Disabilities

Accessibility Means More Than Removing Physical Barriers

Thousands of people deal with speech and hearing difficulties. It makes it hard, or impossible, to pick up the phone to call places to make an appointment, find out the answers to our questions, and order concert tickets.

A while back, I tried to order tickets for a show online on Ticketmaster. To order accessible seats for this particular show (and many other shows in the past), I had to call. I emailed them asking if there was any way I could order online. They basically said “nope. Not for this show/venue.” And they did apologize. I made a suggestion that they look into changing their policy. I’m disabled and can’t use the phone. How am I supposed to get accessible seating?

The fact that people who need accessible seating sometimes can’t order their seats online makes it inaccessible for some people. Just saying.

I could get someone to make the call and order them for me. But, I shouldn’t have to. I shouldn’t have to reveal where I’m spending my money and how much. In this case, my mom didn’t want to call because she thought it would be ridiculous to spend money going to this particular show, which I later agreed. But what if I really wanted to, without judgment?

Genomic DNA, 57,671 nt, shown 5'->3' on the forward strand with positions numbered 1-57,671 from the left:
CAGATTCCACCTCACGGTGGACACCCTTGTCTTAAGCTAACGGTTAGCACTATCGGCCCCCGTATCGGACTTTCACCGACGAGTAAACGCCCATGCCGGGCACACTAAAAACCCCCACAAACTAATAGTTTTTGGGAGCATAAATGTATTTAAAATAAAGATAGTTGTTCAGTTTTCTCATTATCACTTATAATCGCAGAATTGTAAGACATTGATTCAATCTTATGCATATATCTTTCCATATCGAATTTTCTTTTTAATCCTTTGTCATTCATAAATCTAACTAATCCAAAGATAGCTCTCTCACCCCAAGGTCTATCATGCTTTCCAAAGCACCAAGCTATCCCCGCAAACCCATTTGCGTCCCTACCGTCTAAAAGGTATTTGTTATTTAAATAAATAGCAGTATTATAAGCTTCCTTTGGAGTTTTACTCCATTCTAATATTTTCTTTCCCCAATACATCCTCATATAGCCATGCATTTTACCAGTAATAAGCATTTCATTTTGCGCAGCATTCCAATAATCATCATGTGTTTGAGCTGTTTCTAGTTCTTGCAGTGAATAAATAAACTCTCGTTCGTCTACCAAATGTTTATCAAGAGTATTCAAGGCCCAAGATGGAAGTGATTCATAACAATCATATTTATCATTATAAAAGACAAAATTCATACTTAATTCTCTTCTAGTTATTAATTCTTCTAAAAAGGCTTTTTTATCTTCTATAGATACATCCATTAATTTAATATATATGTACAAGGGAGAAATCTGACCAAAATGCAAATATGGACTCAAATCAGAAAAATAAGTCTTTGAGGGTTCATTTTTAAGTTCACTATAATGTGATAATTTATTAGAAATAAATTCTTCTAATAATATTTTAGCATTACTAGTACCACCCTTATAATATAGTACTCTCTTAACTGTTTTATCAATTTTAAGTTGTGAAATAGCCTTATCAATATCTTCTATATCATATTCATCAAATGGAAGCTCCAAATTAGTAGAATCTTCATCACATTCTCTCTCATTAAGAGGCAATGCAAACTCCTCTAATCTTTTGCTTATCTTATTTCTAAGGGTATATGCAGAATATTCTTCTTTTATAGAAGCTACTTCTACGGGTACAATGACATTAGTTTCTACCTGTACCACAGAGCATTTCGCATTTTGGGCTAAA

Ticketmaster has made it better over the years by allowing some accessible seats to be ordered for certain shows (depending on the show/venue), which has made it a lot easier to order tickets. But I was disappointed to find out there was still some hard restrictions.

Certain places, like banks, require the person calling to be the person with the inquiry. This makes sense because of security of personal information. However, you could imagine how difficult this must be for someone like me.

This is why online services, like live chats and booking appointments online, are important. It allows me, the person with the inquiry, to talk to a representative directly. It allows me to make appointments on my own. I hate bugging people to make calls for me and I should not have to.

I just wanted to write this to raise awareness about the fact that accessibility means more than just removing physical barriers for a wheelchair user. It means braille and audio for the blind. Captions and text chat for those with hearing and speech impairments.

Jessica Victoria
<p>Jessica Victoria, 24, is a writer and advocate for mental health, disability and LGBTQ+. She uses her personal experiences and knowledge to help and educate others.</p>

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